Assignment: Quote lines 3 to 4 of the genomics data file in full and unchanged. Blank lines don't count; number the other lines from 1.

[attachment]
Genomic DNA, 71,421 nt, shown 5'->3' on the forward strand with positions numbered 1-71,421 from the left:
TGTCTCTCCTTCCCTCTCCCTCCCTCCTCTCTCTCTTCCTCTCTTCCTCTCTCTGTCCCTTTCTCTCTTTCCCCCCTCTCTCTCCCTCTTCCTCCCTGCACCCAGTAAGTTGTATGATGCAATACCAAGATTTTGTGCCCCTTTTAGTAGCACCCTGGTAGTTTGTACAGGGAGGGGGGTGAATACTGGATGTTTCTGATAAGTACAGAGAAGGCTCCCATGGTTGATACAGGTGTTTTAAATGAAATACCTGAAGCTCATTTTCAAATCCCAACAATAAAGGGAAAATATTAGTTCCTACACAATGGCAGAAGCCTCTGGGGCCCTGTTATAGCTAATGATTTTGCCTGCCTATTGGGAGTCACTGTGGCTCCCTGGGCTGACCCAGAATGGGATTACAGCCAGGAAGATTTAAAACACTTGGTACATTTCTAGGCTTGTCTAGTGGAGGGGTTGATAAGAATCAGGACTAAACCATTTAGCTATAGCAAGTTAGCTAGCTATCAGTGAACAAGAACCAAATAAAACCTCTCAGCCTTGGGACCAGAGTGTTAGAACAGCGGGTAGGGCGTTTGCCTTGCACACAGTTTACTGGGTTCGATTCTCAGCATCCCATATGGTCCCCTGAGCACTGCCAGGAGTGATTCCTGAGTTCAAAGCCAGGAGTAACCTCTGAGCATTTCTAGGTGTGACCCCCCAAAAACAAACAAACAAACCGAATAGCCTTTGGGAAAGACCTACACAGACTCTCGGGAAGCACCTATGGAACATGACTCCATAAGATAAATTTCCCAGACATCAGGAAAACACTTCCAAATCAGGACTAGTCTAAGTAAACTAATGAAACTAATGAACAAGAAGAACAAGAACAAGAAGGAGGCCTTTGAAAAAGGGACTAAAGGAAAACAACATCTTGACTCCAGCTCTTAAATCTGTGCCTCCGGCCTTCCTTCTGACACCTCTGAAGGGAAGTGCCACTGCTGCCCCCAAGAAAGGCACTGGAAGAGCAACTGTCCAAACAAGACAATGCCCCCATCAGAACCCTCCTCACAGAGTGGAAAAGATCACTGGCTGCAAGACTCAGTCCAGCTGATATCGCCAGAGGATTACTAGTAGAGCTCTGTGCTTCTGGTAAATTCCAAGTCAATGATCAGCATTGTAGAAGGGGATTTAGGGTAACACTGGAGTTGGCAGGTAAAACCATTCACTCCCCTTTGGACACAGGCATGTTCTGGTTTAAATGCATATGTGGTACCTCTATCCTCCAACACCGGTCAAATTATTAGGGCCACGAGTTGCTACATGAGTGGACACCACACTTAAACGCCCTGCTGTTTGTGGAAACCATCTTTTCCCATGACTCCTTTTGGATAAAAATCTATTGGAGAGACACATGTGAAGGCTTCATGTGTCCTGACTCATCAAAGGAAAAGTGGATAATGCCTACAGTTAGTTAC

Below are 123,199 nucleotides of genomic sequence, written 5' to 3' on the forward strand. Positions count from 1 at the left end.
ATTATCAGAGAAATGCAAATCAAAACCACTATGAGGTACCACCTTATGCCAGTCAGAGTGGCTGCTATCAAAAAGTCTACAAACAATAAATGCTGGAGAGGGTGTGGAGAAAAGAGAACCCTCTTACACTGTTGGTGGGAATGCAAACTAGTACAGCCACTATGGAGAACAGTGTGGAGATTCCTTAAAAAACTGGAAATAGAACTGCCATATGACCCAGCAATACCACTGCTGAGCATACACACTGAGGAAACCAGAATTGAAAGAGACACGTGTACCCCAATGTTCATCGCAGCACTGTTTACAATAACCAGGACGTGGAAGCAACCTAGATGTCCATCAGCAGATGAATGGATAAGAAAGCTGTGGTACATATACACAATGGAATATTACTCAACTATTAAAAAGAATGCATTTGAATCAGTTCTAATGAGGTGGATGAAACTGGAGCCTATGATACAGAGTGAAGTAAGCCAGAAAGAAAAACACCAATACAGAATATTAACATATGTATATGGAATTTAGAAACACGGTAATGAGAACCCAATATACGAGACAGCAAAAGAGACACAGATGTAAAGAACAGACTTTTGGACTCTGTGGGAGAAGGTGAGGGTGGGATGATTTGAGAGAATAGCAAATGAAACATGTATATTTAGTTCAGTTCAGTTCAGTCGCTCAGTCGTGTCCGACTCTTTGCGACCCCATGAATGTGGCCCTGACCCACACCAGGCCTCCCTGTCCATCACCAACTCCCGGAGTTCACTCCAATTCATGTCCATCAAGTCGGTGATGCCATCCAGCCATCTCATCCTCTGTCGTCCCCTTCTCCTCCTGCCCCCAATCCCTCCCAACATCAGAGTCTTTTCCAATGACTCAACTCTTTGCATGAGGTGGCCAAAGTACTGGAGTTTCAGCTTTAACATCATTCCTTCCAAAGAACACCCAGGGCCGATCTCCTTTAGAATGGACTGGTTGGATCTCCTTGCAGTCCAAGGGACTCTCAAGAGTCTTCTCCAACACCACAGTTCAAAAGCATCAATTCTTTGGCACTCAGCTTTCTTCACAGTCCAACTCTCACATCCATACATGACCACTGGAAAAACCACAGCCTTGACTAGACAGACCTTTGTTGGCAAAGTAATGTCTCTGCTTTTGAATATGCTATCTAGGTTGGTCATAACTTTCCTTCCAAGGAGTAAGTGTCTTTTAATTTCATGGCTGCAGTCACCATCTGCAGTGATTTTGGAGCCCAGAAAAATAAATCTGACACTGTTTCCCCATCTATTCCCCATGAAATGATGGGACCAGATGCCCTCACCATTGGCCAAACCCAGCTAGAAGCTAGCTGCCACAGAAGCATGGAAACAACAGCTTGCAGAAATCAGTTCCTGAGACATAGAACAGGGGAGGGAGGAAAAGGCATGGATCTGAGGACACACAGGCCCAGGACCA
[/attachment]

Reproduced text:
Below are 123,199 nucleotides of genomic sequence, written 5' to 3' on the forward strand. Positions count from 1 at the left end.
ATTATCAGAGAAATGCAAATCAAAACCACTATGAGGTACCACCTTATGCCAGTCAGAGTGGCTGCTATCAAAAAGTCTACAAACAATAAATGCTGGAGAGGGTGTGGAGAAAAGAGAACCCTCTTACACTGTTGGTGGGAATGCAAACTAGTACAGCCACTATGGAGAACAGTGTGGAGATTCCTTAAAAAACTGGAAATAGAACTGCCATATGACCCAGCAATACCACTGCTGAGCATACACACTGAGGAAACCAGAATTGAAAGAGACACGTGTACCCCAATGTTCATCGCAGCACTGTTTACAATAACCAGGACGTGGAAGCAACCTAGATGTCCATCAGCAGATGAATGGATAAGAAAGCTGTGGTACATATACACAATGGAATATTACTCAACTATTAAAAAGAATGCATTTGAATCAGTTCTAATGAGGTGGATGAAACTGGAGCCTATGATACAGAGTGAAGTAAGCCAGAAAGAAAAACACCAATACAGAATATTAACATATGTATATGGAATTTAGAAACACGGTAATGAGAACCCAATATACGAGACAGCAAAAGAGACACAGATGTAAAGAACAGACTTTTGGACTCTGTGGGAGAAGGTGAGGGTGGGATGATTTGAGAGAATAGCAAATGAAACATGTATATTTAGTTCAGTTCAGTTCAGTCGCTCAGTCGTGTCCGACTCTTTGCGACCCCATGAATGTGGCCCTGACCCACACCAGGCCTCCCTGTCCATCACCAACTCCCGGAGTTCACTCCAATTCATGTCCATCAAGTCGGTGATGCCATCCAGCCATCTCATCCTCTGTCGTCCCCTTCTCCTCCTGCCCCCAATCCCTCCCAACATCAGAGTCTTTTCCAATGACTCAACTCTTTGCATGAGGTGGCCAAAGTACTGGAGTTTCAGCTTTAACATCATTCCTTCCAAAGAACACCCAGGGCCGATCTCCTTTAGAATGGACTGGTTGGATCTCCTTGCAGTCCAAGGGACTCTCAAGAGTCTTCTCCAACACCACAGTTCAAAAGCATCAATTCTTTGGCACTCAGCTTTCTTCACAGTCCAACTCTCACATCCATACATGACCACTGGAAAAACCACAGCCTTGACTAGACAGACCTTTGTTGGCAAAGTAATGTCTCTGCTTTTGAATATGCTATCTAGGTTGGTCATAACTTTCCTTCCAAGGAGTAAGTGTCTTTTAATTTCATGGCTGCAGTCACCATCTGCAGTGATTTTGGAGCCCAGAAAAATAAATCTGACACTGTTTCCCCATCTATTCCCCATGAAATGATGGGACCAGATGCCCTCACCATTGGCCAAACCCAGCTAGAAGCTAGCTGCCACAGAAGCATGGAAACAACAGCTTGCAGAAATCAGTTCCTGAGACATAGAACAGGGGAGGGAGGAAAAGGCATGGATCTGAGGACACACAGGCCCAGGACCA